For the past three years, Cambodian soldiers have worked as deminers on the UN peacekeeping mission in Sudan. Sam Rith looks at one company of deminers three months into their tour of duty.
Life is good for RetuRned deminers
As the soldiers of Company 405 were packing their bags for Sudan, troops from RCAF Company 315 were preparing to come home after serving as UN deminers in Sudan for one year. Mey Sophea, the commander of Company 315, said that thanks to their generous pay, most of the men in his company came home to better lives than they had before they left. After enjoying a month of
vacation time following their return, the soldiers returned to their military duties in Cambodia in mid-July. Khun Sophal, one of 139 members of Company 315, said that going to Sudan had made a significant difference in his life at home.“I used the money I earned during my mission to Sudan to repair my house and buy a new motorbike,” he said. “My family has been living much better since I returned.”
It has been almost three months since the troops of Royal Cambodian Armed Forces (RCAF) company 405 left for a one-year United Nations peacekeeping mission in Sudan, but company members say that homesickness and rough conditions are not enough to deter them from their humanitarian effort.
Speaking by phone from southern Sudan, near the Nile River, Company 405 Commander Taing Bunkry told the Post last week that his troops were doing well and had been making progress on their mission.
"We are all safe and healthy here, and have succeeded in some of our work," he said.
Since 2006, the Kingdom has sent 468 peacekeepers to Sudan. With so many unexploded mines still lurking in Cambodia, RCAF troops have over the years developed internationally sought-after demining expertise.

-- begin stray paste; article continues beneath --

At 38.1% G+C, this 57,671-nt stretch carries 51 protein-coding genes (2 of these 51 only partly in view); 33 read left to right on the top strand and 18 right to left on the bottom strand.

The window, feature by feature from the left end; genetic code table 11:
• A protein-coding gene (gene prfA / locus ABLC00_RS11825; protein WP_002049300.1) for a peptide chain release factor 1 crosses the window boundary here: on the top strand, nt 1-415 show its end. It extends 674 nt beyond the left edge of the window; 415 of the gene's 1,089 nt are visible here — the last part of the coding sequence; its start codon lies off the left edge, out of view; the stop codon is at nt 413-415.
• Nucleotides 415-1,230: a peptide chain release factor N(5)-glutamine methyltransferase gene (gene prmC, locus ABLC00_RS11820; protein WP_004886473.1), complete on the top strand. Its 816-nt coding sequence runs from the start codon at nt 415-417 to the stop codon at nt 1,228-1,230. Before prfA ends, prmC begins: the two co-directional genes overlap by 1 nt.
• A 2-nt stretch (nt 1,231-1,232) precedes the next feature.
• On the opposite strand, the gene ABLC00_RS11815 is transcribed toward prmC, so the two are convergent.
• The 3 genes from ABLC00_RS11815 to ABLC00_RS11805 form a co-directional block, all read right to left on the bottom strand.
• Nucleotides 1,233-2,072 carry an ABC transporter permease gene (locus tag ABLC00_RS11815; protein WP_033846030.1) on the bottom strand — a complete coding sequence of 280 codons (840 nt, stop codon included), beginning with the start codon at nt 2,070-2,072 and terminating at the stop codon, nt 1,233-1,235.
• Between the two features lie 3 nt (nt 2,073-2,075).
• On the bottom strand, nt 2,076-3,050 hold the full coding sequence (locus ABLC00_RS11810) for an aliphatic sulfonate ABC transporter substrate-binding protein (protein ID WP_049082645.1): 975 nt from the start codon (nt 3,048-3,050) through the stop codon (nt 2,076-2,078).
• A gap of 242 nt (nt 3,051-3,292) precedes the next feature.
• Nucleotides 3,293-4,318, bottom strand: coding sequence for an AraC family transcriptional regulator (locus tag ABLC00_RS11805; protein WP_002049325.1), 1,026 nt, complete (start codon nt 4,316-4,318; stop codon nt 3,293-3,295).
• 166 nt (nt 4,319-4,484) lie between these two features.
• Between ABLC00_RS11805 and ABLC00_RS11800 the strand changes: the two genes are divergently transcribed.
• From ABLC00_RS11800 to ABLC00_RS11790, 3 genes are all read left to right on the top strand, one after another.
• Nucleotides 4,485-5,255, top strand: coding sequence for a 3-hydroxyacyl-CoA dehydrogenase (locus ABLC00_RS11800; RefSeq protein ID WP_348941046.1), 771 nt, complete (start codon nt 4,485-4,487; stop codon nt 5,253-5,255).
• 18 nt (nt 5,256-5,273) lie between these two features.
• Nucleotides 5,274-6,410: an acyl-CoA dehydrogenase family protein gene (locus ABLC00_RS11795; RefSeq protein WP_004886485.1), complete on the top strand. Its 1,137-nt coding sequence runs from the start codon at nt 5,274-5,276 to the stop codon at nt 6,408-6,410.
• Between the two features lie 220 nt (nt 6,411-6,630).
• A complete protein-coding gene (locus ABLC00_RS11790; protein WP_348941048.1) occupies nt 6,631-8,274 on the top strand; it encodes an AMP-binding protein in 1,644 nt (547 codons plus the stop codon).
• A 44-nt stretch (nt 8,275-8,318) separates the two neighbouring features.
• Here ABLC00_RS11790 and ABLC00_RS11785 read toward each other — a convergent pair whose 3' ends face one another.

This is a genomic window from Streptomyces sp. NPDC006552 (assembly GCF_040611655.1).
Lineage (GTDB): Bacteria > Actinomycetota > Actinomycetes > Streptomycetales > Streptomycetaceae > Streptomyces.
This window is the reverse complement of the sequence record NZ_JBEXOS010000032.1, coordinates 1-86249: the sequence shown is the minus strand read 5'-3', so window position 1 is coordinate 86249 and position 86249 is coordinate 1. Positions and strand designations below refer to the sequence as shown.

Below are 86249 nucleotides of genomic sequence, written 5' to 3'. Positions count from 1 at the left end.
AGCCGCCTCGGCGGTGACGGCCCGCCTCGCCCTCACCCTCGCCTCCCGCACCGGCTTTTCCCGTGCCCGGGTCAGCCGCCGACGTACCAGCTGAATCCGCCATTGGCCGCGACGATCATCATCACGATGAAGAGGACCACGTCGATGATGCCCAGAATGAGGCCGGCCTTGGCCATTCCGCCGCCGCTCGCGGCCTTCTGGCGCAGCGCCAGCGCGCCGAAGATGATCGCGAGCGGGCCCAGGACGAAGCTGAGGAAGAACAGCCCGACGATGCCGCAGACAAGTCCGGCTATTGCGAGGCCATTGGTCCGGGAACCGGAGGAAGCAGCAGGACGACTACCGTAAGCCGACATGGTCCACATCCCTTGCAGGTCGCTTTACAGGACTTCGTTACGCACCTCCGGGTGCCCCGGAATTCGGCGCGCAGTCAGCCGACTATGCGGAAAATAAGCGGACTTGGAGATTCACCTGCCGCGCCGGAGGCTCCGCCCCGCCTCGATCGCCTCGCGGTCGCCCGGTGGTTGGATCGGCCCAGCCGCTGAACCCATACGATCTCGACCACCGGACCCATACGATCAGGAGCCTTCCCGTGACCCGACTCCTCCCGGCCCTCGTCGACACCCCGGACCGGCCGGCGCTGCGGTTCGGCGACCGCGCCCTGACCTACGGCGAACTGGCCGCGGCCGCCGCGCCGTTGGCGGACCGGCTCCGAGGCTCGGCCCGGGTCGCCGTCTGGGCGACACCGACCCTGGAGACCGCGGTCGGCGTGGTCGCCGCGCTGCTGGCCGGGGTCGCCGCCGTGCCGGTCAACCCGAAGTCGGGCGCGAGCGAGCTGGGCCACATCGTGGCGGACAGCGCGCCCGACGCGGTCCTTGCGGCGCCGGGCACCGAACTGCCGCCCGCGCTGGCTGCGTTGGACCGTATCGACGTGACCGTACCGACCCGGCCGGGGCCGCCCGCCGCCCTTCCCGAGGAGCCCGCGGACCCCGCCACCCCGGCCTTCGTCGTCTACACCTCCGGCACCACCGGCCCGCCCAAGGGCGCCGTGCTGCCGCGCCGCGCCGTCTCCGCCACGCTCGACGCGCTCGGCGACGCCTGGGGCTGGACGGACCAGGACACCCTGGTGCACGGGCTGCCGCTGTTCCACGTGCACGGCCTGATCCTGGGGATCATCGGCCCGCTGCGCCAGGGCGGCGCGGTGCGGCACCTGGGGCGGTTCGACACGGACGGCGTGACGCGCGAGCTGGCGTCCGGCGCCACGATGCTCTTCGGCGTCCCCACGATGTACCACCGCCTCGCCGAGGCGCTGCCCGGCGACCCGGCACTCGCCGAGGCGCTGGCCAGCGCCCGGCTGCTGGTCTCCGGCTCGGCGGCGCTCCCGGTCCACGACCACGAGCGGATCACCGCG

After arriving in Sudan, the troops received six weeks of demining training from the UN before taking an exam to secure their demining licences. So far, Taing Bunkry said, the company has focused on unexploded ordnance, clearing about 10 to date, as well as on educating the local population about the demining process. They will begin demining in earnest in October, after the east African rainy season ends.
The main area that the deminers will focus on during the dry season lies about 200 kilometres from their barracks, so they have yet to visit it.
"We have been studying the mined area only by flying over it in helicopters - we can't travel there by land because there are no roads and the area is covered in foliage during the rainy season," Taing Bunkry said.
During the rainy season, evening temperatures in Sudan average around 18 degrees centigrade, with daytime temperatures between 42 and 45 degrees; during the dry season, midday temperatures can hit 50 degrees.
Despite the inhospitable climate, the RCAF soldiers say they are happy to fulfill their mission.
"When I first came, I got a cold due to the weather, but now I'm fine," said 28-year-old Im Srim, a member of the 52-soldier contingent. "I'm very proud because [we] are representing the whole Cambodian nation as we fulfill our peacekeeping mission."
Although conditions were challenging at first, Im Srim said, he was thrilled to have the opportunity to work in Sudan.
"I really value my work, and this is the first time I've ever participated in an overseas mission," he said, adding that he was very pleased with his monthly salary of US$1,020.
Seang Kunthea, 31, another deminer from company 405, said that when he first arrived in Sudan, he and his fellow soldiers felt homesick for Cambodia, but that they now feel more comfortable because they have been contacting their families frequently by phone.
"We've gotten used to being far away from our families, and we will see them again when we complete our work," he said, adding that he has a wife and a 5-year-old son at home in Cambodia.
Seang Kunthea's wife, 26-year-old San Socheata of Phnom Penh, said that she and her son were patiently awaiting her husband's return.
"I wish my husband was at home, but it is his obligation to support the family and serve his country," she said.